Press Release

August 20, 2005


New law creates the Arthritis Prevention, Control and Cure Act

SPRINGFIELD In an effort to improve the lives of millions who suffer from the pain of arthritis, Gov. Rod R. Blagojevich today signed legislation that will increase awareness and research of this debilitating disease. One in five adults in the United States reports having doctor-diagnosed arthritis. Arthritis is the leading cause of disability in the United States, limiting daily activities for more than 7 million people. In Illinois, it is estimated that 3 million people suffer from arthritis and/or chronic joint symptoms.

“Millions of Illinoisans live with the daily pain and physical limitations caused by Arthritis,” said Gov. Blagojevich. “This new law will allow for more Arthritis research and hopefully lead to new treatments .”

House Bill 2380 creates the Arthritis Prevention, Control and Cure Act, which directs the Illinois Department of Public Health (IDPH) to establish, promote and maintain an arthritis program to raise public awareness and educate consumers, and to educate and train health professionals, teachers and human service providers.

The law also requires IDPH to establish a pilot program for the study of innovative arthritis public health projects and implementation of community health projects. Under the pilot program, IDPH would grant money to academic and health organizations to study arthritis. Grant applications would be reviewed by IDPH, the Arthritis Foundation and the Illinois Arthritis Partnership. An Advisory Council on Arthritis would be appointed to provide non-governmental input regarding the program.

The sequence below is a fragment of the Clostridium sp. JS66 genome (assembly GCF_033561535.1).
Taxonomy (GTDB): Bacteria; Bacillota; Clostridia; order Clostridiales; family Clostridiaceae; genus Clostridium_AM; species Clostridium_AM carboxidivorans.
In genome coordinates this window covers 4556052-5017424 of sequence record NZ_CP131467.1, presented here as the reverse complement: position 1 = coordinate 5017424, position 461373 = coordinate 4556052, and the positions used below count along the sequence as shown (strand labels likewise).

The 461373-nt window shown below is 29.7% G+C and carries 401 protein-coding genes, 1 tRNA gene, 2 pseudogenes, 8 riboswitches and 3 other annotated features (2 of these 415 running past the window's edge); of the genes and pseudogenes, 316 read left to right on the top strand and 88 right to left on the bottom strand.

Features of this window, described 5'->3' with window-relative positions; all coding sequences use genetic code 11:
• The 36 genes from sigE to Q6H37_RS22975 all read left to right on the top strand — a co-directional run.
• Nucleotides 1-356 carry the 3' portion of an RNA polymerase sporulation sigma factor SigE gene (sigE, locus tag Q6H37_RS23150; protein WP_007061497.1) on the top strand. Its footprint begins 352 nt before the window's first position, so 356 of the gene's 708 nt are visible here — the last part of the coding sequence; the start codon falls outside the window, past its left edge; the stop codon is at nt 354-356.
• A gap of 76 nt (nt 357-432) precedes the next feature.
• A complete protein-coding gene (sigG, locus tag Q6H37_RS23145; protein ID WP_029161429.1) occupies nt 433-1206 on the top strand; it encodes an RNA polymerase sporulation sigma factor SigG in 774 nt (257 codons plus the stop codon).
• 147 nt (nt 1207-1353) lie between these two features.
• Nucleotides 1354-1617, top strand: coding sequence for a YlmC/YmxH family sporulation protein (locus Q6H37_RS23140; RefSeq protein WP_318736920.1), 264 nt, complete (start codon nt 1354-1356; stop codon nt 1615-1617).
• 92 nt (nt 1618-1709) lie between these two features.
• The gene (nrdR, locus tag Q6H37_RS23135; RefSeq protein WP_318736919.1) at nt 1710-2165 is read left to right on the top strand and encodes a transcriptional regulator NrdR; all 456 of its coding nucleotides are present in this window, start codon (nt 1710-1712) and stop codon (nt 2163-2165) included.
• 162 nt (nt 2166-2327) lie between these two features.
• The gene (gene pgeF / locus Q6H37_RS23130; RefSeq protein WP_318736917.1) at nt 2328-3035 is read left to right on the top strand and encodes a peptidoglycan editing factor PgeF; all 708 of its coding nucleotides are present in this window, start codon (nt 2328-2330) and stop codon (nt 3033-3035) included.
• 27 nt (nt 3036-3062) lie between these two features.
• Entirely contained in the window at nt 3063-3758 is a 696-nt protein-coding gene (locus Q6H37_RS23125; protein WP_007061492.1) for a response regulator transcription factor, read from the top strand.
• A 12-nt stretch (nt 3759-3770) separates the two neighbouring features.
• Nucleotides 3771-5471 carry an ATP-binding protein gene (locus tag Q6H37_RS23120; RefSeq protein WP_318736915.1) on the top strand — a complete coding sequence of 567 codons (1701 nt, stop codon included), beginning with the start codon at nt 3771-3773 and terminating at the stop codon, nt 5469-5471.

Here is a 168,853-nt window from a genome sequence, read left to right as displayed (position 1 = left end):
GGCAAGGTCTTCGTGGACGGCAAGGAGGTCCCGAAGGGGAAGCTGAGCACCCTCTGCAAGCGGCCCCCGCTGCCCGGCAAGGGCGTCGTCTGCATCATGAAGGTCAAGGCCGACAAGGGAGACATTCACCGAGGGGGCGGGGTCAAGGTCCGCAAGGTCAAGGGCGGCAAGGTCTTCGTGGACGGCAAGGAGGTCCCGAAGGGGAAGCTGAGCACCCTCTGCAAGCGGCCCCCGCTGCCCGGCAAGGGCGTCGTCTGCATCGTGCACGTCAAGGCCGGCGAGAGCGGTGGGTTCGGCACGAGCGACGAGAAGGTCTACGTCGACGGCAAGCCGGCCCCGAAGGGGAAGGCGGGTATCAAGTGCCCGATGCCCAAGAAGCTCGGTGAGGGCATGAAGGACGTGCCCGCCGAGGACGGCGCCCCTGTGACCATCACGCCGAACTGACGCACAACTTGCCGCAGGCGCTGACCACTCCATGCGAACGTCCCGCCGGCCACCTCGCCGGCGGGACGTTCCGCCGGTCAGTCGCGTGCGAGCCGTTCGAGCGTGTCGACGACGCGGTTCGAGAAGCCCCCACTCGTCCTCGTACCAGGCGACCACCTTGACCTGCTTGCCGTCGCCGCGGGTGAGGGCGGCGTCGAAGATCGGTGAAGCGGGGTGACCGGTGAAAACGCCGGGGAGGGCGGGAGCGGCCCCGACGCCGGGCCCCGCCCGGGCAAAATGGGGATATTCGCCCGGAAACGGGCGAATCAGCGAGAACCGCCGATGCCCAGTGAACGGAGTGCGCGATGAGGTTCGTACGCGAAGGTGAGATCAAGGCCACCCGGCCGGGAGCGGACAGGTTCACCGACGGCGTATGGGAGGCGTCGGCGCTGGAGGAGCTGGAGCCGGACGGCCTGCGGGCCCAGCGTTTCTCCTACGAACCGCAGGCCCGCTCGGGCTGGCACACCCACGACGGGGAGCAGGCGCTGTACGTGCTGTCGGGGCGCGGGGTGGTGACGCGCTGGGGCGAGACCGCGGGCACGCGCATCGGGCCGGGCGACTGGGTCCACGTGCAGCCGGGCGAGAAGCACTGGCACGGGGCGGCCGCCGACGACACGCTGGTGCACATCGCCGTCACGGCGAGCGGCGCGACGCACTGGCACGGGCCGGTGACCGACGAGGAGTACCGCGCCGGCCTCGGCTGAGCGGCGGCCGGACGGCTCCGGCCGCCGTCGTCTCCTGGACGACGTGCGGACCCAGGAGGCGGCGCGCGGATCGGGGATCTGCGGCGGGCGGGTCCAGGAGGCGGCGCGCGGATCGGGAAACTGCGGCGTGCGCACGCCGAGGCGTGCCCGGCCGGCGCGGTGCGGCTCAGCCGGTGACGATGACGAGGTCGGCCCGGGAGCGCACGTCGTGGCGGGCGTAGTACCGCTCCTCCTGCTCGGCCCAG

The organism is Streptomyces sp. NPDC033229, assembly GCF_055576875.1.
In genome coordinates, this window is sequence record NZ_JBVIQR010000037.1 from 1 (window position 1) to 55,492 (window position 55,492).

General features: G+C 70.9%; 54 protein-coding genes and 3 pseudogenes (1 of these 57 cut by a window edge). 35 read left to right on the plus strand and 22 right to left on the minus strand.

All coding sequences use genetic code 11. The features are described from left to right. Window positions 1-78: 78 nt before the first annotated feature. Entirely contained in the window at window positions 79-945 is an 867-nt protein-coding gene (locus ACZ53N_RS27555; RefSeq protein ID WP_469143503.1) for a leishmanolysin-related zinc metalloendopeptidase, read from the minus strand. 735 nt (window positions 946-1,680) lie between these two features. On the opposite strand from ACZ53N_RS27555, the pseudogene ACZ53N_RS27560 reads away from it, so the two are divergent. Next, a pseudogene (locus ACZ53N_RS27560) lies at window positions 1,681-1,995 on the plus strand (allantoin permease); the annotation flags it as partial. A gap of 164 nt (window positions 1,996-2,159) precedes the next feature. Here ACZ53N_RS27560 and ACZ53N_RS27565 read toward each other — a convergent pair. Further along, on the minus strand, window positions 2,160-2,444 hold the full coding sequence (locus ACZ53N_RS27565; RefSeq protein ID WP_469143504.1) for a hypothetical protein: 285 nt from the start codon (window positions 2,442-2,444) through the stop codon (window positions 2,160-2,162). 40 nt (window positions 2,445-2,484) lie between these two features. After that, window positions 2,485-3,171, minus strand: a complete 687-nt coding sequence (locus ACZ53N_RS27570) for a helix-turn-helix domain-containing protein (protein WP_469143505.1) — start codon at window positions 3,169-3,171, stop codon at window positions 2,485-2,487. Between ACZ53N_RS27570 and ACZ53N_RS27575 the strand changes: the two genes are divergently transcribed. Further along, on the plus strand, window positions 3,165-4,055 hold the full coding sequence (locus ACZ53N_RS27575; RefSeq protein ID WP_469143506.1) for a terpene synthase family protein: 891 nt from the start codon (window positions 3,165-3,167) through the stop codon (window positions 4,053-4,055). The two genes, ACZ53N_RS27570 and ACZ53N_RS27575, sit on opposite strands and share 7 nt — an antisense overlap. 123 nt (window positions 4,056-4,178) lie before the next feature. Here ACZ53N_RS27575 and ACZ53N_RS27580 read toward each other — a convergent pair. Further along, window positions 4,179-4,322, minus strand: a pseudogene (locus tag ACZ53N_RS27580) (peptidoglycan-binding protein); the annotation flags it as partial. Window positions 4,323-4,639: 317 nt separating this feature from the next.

HB 2380 was sponsored by Rep. Elizabeth Coulson (R-Glenview) and Sen. Jeffrey Schoenberg (D-Evanston).

"This new law will intensify our efforts across Illinois to educate both medical professionals and those who suffer from Arthritis on the importance of screening, proper treatment and the need for additional physical activity, " said Sen. Schoenberg. "It also enables public health professionals and Arthritis advocacy groups to broaden their reach into many more medically-underserved areas throughout the state."

The new law, which is subject to appropriation, expands IDPH’s current arthritis prevention program, which was established in 1999 with federal funds and includes a statewide partnership and four work groups that meet regularly. In addition, the Illinois Arthritis Action Plan, a statewide plan for addressing arthritis in Illinois, was developed. Self-reported prevalence data collection began through the Behavioral Risk Factor Surveillance System, and the first Illinois Arthritis Data Report was developed in 2002 and updated in 2005.

Several pilot and demonstration projects have been undertaken to help increase awareness and programs available to persons with arthritis. However, due to limited funding, there are still many underserved populations and geographic areas within the state. The new law creates a program that will impact residents throughout Illinois, with an emphasis on diverse populations and other underserved groups.

“While IDPH has been trying to address the burden of arthritis in the state, this new law allows us to strengthen our efforts and help more people,” said Dr. Eric E. Whitaker, state public health director. “The Department will be able to support professional education, screening, and additional physical activity programs.”

In Illinois, 22.7 percent (approximately 2.1 million Illinois adults) of the state’s citizens reported having doctor-diagnosed arthritis, and another 9.1 percent (more than 850,000 Illinois adults) reported possibly having arthritis, according to data collected from the 2002 Behavioral Risk Factor Surveillance System. The prevalence of doctor-diagnosed arthritis was higher among persons in rural communities, those with lower income and persons with lower education levels. An estimated 163,000 Illinois adults with doctor-diagnosed arthritis (13 percent) do not have health care coverage.